a compromised website and your browser allowed it to be planted on your
machine, without even having to do anything or click on any links. Just
visiting the website with a weakly secured browser is usually all that is
needed to get infected. Or you may have clicked on the wrong email link,
such as the one on the emails your machine is now sending out trying to
spread the infection and that will surely take you to a website as
described before.

I would not bother or even trust much in all the commercial anti-virus
stuff that's out there nowadays, most are just bloated and not very
effective means of securing a computer, and mostly give a false sense of
security, specially since a few years ago where some things have radically
changed on the Internet and the way infections are spread, and new means of
"bad stuff" staying hidden from most scanners. In the end nothing beats
common sense and safe security practices, plus an up to date system with
all sec patches in place. Also get the right plug-in/add-ons for your
browser to make it safer, and avoid anything with MS or IE in the name.
Regular system backups can easily save the day if nothing else works.

And unless you know what you are doing don't bother scanning or running
magic stuff looking for quick solutions to remove the infection. If you
have a recent system backup it might be worth using it. There might even be
a dedicated removal tool out there but first you need to know what your
computer is infected with.

Instead head over here and ask for help:

https://www.bleepingcomputer.com/forums/f/22/virus-trojan-spyware-and-malware-removal-help/




Chuck Harris
 

Geek Squad "technicians" get paid by the FBI to take
special training courses on finding and identifying
hidden pornography, and illegal documents. They get
paid a bounty for every suspicious thing they turn
in to the FBI.

That's unconstitutional, you say?

No, it isn't. They are a private entity, and you have
to sign a waiver that gives them permission to search
for such stuff before they will work on your computer.

Anything they find, they will send right out to the FBI
for evaluation...

Best not use Geek Squad for any computer that has been
involved with anything you wouldn't want to see in the
Washington Post.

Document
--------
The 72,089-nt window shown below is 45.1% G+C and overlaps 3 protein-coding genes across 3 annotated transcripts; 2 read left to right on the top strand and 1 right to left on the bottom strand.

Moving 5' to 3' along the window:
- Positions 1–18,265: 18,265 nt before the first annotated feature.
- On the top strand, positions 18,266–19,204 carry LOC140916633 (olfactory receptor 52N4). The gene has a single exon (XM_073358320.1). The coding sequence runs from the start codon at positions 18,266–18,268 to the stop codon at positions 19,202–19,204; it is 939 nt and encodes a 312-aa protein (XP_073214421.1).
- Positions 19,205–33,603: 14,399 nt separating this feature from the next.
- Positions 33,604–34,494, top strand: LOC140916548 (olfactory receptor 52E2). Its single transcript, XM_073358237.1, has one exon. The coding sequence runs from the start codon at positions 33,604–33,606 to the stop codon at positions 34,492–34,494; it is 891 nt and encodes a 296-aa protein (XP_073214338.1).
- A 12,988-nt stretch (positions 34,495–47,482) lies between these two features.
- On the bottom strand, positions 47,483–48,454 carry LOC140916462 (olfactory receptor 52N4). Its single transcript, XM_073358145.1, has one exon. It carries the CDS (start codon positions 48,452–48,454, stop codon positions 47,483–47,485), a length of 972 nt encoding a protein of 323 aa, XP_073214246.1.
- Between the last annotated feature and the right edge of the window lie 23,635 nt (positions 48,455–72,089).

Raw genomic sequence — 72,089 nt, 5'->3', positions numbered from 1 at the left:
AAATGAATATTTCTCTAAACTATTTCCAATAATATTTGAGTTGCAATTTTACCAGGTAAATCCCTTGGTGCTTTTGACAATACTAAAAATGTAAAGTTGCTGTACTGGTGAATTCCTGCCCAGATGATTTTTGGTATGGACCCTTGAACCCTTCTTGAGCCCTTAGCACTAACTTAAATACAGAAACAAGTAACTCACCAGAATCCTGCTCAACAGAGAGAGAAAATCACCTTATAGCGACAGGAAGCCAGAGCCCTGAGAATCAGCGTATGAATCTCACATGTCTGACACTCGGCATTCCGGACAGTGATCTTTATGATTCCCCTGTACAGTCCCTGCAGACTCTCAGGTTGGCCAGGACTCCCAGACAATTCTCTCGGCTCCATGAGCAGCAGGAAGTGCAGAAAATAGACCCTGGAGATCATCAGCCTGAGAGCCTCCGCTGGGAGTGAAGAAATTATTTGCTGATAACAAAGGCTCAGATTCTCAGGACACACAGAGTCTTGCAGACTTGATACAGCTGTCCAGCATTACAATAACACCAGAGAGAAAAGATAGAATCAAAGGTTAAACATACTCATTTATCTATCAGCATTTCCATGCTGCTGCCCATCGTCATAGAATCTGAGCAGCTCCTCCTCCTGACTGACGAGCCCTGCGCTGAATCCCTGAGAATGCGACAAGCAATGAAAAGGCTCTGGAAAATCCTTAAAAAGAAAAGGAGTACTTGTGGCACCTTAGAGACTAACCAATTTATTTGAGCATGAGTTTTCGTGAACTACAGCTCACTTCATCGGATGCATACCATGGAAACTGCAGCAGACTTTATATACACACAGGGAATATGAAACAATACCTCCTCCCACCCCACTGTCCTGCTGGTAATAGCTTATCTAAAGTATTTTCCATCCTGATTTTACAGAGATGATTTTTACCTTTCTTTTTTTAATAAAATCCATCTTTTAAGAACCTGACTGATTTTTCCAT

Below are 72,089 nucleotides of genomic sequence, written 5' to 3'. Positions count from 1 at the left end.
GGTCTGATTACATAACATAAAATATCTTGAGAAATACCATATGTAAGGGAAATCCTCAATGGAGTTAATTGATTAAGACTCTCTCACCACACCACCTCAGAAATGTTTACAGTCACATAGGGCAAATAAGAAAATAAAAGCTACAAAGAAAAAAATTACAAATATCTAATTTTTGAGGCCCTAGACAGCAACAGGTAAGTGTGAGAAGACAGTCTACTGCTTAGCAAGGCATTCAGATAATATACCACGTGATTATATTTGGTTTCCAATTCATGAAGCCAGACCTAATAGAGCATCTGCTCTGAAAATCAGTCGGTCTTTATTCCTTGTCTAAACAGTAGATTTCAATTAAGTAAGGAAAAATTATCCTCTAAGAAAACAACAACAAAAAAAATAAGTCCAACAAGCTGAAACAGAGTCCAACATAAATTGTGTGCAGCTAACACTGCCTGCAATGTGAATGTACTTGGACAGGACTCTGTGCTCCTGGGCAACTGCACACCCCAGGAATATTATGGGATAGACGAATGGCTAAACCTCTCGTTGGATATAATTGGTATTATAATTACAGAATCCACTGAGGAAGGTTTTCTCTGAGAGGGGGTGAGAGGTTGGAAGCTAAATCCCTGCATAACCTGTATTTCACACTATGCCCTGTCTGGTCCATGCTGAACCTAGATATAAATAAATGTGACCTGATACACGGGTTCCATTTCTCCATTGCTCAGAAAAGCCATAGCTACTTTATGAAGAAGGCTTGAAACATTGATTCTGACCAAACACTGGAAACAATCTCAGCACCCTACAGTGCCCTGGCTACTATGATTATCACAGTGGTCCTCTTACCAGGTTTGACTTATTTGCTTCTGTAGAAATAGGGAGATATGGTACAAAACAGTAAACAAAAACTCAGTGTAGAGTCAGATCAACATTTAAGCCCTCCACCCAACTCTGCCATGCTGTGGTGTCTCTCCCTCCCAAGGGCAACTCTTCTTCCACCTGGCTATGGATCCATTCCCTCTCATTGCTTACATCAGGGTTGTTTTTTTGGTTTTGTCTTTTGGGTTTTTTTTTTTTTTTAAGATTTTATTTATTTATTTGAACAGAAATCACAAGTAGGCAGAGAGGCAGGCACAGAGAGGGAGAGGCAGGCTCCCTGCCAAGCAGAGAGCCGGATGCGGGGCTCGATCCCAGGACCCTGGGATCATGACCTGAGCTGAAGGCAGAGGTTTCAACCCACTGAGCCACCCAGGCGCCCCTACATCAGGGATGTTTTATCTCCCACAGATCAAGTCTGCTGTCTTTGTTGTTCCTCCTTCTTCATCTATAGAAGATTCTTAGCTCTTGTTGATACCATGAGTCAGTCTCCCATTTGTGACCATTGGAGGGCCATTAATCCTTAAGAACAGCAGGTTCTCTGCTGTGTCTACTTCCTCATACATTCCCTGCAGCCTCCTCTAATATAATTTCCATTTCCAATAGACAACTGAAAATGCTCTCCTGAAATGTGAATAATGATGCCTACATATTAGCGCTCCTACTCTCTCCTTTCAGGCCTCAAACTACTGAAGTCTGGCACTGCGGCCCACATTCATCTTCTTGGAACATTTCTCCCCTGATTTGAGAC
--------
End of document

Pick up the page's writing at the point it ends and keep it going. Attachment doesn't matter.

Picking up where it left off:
Also, a lot of the spam payloads turn your windows machine
into child pornography servers.

If Geek Squad finds that, you will get to spend a few
weeks in jail.

Me personally, if Geek Squad was my only choice, I would
remove and destroy the drive, and put a new install of
windows on a new drive, and shrug my shoulders for being
stupid enough to use Windows, and stupid enough not to
make off machine backups...

-Chuck Harris

Abc Xyz wrote:

I took my Infected Units over to Best Buy & let the Geek Squad Remove the
Virus's. They have Access to Tools we can't get. Plus, they Installed their
own Detection Software.

Roy Thistle
 

On Wed, Mar 11, 2020 at 11:43 AM, Abc Xyz wrote:


Best Buy & let the Geek Squad Remove
In my opinion... because of experience, "Danger Will Robinson. Danger!" … but, one's mileage may vary.
Someone once told me don't use grandma's best china to feed a room full of chimpanzees... but, I recon now that I know better paper plates would be okay.
Roy.

Roy Thistle
 

On Wed, Mar 11, 2020 at 09:53 AM, <tekscopegroup@...> wrote:


Instead head over here and ask for help:
https://www.bleepingcomputer.com/forums/f/22/virus-trojan-spyware-and-malware-removal-help/
Those guys have a lot of cred... but, posters often ask you to download this or that from those or them... and run it... and post the logs in the forum... and if you are not knowledgeable enough to know what's dangerous or suspicious... well...
If there is not too much of the devil's work... at work... people here on the forum can help.
Roy